The Grand Marshals for the parade were U.S. Senator Chris Van Hollen, a longtime ally of the LGBT community, and State Delegate Mary Washington, one of the first African-American lesbian legislators in America. Other LGBT elected officials marching included State Senator Rich Madaleno, the first openly gay state Senator in Maryland history and a candidate for governor, College Park Mayor Patrick Wojahn, and Delegate Luke Clippinger. Baltimore County Executive Kevin Kamenetz and Delegate Brooke Lierman were other allies who marched.

Paper Reduction Initiative Signed Into Law

On Tuesday, May 10th, Governor Larry Hogan signed House Bill 472 into law. This bill, introduced by Delegate Christian Miele of Baltimore County, will reduce the volume of documents stored by the Registers by over 90%. For almost 20 years now, the Registers of Wills have been scanning and imaging all papers they receive. Using these high-resolution, secure images, documents can be easily reproduced. This legislation would allow the Registers to dispose of the original paper files, except any wills or codicils (amendments to wills). This enormous reduction will save the state – Archives and the Registers – and local jurisdictions – which are required to house the Registers in their courthouse – time and money in terms of storage, equipment, and maintenance.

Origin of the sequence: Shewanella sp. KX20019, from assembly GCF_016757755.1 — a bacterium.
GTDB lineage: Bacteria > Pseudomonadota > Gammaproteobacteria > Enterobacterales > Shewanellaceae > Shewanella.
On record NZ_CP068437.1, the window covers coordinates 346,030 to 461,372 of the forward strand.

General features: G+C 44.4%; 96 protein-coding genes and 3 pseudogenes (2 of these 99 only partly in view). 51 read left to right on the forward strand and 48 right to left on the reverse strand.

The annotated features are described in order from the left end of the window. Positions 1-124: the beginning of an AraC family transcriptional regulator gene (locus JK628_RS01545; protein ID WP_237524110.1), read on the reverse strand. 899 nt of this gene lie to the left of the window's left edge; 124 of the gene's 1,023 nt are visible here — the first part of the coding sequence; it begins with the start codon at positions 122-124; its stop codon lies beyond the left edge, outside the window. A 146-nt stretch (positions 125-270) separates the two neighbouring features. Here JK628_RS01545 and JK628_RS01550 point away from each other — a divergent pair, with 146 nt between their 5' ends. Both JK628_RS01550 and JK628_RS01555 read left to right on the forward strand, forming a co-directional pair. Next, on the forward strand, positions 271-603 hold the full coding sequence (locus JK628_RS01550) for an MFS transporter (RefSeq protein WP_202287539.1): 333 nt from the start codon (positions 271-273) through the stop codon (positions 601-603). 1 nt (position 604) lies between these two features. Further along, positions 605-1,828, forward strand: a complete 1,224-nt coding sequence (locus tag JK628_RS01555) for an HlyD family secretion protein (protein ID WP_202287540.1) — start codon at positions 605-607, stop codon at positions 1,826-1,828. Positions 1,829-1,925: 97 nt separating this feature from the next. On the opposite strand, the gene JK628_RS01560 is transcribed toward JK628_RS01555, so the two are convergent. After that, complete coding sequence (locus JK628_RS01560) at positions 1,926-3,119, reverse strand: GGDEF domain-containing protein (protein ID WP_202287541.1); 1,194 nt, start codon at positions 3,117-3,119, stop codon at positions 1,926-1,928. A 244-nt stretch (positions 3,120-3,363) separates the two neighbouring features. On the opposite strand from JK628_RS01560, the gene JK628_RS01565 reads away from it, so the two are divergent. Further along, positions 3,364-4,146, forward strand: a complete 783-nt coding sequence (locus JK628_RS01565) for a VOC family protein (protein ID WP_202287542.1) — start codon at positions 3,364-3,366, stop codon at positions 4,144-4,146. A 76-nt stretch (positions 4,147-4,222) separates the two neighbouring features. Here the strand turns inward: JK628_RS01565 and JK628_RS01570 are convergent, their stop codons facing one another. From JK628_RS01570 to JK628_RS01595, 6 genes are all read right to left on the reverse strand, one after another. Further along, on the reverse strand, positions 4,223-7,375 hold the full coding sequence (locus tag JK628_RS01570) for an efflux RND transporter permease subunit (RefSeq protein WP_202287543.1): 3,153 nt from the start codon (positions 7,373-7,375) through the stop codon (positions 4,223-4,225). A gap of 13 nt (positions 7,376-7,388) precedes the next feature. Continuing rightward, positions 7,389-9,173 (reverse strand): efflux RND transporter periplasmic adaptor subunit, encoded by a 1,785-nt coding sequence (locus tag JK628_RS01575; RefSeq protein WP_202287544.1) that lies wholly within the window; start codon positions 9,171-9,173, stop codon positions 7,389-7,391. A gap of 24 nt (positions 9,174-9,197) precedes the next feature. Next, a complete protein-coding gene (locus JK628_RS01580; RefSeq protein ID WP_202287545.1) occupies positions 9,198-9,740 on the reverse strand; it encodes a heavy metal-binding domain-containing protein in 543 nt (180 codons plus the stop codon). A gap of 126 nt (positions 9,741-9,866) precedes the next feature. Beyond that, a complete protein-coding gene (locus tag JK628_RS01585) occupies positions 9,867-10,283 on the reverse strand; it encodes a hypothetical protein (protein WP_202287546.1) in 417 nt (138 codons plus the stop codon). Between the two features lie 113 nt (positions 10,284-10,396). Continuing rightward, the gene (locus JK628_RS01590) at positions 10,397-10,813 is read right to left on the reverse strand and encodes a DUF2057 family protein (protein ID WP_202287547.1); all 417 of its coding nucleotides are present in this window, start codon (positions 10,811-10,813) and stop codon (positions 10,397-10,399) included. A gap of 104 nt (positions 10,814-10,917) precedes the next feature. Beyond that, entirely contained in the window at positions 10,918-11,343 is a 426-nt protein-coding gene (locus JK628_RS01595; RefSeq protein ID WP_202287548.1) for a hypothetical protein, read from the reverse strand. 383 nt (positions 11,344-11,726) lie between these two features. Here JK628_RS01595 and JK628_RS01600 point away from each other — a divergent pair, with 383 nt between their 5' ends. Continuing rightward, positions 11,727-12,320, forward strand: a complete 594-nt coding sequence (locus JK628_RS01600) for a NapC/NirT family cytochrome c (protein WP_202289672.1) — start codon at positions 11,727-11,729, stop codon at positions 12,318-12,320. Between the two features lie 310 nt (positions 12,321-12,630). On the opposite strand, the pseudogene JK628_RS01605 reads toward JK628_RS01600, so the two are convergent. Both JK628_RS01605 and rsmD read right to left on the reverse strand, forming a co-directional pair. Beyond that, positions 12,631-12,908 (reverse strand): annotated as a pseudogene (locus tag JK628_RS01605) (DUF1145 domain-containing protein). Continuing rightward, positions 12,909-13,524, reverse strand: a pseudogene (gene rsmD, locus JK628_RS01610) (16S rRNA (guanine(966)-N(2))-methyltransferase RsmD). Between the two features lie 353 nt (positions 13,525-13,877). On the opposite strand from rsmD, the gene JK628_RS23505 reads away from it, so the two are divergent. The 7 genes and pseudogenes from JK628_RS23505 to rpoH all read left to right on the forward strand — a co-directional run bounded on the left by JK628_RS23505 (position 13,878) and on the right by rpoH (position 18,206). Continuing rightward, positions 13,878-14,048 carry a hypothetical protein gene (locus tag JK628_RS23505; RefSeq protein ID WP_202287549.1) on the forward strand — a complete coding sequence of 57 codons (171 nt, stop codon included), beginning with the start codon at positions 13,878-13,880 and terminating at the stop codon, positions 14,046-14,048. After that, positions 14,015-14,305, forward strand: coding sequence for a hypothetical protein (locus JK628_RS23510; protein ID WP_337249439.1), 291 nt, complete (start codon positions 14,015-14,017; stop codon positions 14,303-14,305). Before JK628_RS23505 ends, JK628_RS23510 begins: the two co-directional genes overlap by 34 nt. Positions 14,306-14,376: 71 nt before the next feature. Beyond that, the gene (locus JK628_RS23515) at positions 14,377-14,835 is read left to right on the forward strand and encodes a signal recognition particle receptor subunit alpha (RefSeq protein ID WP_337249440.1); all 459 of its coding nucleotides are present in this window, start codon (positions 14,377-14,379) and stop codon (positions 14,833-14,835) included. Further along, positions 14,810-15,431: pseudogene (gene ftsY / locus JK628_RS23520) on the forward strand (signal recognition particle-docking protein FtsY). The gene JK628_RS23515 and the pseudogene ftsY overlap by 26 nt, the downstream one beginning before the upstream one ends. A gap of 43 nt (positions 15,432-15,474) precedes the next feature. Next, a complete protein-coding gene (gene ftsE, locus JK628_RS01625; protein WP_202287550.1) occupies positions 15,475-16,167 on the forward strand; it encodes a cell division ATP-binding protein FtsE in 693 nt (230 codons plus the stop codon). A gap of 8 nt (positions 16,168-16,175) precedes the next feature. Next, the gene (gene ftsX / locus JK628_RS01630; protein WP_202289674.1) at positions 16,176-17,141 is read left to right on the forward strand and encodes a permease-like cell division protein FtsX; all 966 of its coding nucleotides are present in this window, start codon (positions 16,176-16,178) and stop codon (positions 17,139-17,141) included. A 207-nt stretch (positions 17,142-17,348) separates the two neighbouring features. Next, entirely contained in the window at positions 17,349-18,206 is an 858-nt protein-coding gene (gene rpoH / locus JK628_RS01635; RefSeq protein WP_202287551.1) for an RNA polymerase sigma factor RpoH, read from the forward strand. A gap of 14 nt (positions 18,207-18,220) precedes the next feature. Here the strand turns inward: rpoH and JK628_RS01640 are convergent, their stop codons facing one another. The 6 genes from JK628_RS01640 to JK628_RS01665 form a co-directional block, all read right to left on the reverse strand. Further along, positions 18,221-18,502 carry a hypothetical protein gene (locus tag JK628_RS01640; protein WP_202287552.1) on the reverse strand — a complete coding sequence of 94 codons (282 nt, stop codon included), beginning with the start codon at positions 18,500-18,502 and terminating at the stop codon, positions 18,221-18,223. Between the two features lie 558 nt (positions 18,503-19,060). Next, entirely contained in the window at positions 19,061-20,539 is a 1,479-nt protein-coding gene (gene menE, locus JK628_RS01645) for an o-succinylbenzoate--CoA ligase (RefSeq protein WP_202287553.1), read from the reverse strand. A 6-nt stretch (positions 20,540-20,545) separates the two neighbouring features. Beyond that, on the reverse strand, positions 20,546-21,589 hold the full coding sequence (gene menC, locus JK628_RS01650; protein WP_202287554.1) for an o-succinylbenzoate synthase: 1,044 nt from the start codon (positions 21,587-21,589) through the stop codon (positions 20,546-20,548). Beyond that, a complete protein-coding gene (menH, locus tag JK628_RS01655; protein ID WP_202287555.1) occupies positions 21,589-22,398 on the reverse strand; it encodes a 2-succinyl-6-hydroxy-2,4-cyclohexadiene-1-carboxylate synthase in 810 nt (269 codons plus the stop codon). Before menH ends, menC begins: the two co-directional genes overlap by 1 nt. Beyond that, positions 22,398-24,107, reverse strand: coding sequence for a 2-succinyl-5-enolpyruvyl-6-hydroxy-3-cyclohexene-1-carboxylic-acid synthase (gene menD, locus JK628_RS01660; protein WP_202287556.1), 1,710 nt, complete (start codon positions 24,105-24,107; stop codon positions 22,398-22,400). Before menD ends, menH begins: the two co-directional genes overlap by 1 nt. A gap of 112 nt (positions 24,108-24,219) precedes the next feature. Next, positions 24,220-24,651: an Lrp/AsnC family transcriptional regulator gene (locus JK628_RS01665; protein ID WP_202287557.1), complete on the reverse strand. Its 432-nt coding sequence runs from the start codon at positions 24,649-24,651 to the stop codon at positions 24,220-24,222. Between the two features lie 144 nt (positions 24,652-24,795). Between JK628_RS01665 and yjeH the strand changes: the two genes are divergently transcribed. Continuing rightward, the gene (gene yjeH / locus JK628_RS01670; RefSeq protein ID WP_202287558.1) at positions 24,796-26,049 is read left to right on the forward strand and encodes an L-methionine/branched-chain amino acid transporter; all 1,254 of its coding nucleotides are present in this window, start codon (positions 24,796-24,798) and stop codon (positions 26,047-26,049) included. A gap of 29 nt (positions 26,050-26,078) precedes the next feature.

Byron is grateful to Delegate Miele for sponsoring this legislation and for his colleagues’ support in this endeavor. Together, this simple, good government bill, is now law.

Register’s Office Receives Exemplary Review in Recent Report

The Office of Legislative Audits, in a routine review of the operations of the office of the Register of Wills for Howard County, has concluded that the office has no “significant deficiencies in the design of operation of the Office’s internal control,” nor does it have any “significant instances of noncompliance with applicable laws, rules, or regulations.” Byron and his dedicated staff have worked diligently over many years to ensure that this office’s fiscal operations are conducted with precision and integrity. This report demonstrates that Byron’s leadership has produced a highly efficient, fiscally sound public office that Howard County residents can be proud of. Byron’s office generates between $2.5 and $3 million in revenue each year, the vast majority of which is placed into the state General Fund to support public health, primary and higher education, transportation, and public safety.

For more information, the full audit report can be found here.

Registers Push 2016 Legislative Agenda

In the 2016 session of the Maryland General Assembly, the Maryland Register of Wills Association is pushing three pieces of legislation that will benefit the public:

1. Paper Reduction Initiative